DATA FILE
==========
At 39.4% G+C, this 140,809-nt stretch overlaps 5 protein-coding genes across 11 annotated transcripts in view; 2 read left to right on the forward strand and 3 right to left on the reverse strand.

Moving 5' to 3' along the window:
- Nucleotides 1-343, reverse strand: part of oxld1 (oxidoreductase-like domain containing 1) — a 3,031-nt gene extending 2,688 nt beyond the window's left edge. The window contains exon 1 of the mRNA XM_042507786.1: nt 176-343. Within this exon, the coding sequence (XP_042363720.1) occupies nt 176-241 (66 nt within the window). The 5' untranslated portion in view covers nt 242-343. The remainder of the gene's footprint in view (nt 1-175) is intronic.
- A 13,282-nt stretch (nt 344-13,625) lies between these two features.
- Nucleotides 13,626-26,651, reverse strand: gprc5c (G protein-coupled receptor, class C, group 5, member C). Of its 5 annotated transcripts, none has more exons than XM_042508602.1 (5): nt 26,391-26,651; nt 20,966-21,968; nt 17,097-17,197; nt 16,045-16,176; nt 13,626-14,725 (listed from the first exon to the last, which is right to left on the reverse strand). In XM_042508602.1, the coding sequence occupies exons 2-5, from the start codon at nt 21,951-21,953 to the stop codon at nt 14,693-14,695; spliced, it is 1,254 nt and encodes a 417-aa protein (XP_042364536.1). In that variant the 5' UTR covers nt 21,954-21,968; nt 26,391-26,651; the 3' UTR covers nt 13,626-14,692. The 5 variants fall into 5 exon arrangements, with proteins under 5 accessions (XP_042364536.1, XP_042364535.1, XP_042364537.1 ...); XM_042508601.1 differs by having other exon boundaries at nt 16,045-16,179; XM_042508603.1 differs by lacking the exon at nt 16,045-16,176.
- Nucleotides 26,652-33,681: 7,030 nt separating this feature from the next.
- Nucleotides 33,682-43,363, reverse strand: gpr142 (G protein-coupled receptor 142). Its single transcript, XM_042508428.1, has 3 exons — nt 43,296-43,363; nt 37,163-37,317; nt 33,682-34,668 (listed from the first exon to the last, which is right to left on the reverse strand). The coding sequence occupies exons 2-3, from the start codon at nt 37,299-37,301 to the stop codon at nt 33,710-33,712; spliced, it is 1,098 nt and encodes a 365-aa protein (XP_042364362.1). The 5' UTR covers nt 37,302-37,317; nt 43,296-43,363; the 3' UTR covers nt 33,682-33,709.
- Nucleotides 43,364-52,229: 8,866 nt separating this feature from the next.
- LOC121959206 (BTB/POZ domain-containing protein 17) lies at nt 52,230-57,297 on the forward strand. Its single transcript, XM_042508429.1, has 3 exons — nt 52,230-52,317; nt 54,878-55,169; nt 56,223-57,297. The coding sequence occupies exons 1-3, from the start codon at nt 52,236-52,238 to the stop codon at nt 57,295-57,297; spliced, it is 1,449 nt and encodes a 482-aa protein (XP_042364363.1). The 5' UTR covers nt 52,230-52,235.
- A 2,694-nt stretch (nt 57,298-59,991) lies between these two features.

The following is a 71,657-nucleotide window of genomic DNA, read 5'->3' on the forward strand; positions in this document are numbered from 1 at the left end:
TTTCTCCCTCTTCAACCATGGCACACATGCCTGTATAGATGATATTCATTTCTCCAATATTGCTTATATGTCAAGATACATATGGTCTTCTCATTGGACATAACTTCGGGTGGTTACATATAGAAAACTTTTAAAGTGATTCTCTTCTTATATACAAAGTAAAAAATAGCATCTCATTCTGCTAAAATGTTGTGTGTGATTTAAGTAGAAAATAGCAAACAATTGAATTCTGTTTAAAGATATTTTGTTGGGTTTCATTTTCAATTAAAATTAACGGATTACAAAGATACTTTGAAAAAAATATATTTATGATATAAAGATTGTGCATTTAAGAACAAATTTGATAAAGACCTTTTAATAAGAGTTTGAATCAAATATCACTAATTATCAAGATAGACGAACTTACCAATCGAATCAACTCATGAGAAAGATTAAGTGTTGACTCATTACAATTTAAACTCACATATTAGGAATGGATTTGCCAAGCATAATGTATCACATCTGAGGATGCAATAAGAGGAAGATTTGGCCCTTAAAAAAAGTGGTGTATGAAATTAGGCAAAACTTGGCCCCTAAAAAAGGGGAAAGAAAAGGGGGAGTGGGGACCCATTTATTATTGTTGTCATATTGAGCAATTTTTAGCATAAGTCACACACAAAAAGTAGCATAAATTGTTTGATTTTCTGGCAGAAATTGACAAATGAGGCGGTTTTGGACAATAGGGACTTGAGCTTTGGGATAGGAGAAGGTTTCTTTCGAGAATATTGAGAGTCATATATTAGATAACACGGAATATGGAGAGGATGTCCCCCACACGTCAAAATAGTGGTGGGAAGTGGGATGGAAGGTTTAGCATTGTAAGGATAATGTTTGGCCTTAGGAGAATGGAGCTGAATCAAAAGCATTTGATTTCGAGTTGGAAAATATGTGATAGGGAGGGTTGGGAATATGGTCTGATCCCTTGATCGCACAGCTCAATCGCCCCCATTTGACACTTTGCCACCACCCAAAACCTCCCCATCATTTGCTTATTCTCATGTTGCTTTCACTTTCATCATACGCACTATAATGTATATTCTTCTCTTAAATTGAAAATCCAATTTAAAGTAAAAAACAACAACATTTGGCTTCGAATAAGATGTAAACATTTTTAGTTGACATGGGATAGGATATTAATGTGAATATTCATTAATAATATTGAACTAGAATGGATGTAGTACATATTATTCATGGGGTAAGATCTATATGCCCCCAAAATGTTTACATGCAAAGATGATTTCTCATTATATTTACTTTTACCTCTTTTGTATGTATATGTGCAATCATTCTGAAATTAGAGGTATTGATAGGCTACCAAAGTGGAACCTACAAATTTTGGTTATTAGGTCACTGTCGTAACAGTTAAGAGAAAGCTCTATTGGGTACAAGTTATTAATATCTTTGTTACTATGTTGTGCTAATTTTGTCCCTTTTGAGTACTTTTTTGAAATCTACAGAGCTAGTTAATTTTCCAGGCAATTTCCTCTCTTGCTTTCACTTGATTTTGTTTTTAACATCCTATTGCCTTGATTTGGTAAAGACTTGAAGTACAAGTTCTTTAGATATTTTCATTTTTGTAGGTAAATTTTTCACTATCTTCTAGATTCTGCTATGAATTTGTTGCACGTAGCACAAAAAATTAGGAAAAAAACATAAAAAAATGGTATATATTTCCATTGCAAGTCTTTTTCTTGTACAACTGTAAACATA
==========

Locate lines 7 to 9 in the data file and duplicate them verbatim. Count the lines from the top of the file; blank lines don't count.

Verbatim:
- Nucleotides 33,682-43,363, reverse strand: gpr142 (G protein-coupled receptor 142). Its single transcript, XM_042508428.1, has 3 exons — nt 43,296-43,363; nt 37,163-37,317; nt 33,682-34,668 (listed from the first exon to the last, which is right to left on the reverse strand). The coding sequence occupies exons 2-3, from the start codon at nt 37,299-37,301 to the stop codon at nt 33,710-33,712; spliced, it is 1,098 nt and encodes a 365-aa protein (XP_042364362.1). The 5' UTR covers nt 37,302-37,317; nt 43,296-43,363; the 3' UTR covers nt 33,682-33,709.
- Nucleotides 43,364-52,229: 8,866 nt separating this feature from the next.
- LOC121959206 (BTB/POZ domain-containing protein 17) lies at nt 52,230-57,297 on the forward strand. Its single transcript, XM_042508429.1, has 3 exons — nt 52,230-52,317; nt 54,878-55,169; nt 56,223-57,297. The coding sequence occupies exons 1-3, from the start codon at nt 52,236-52,238 to the stop codon at nt 57,295-57,297; spliced, it is 1,449 nt and encodes a 482-aa protein (XP_042364363.1). The 5' UTR covers nt 52,230-52,235.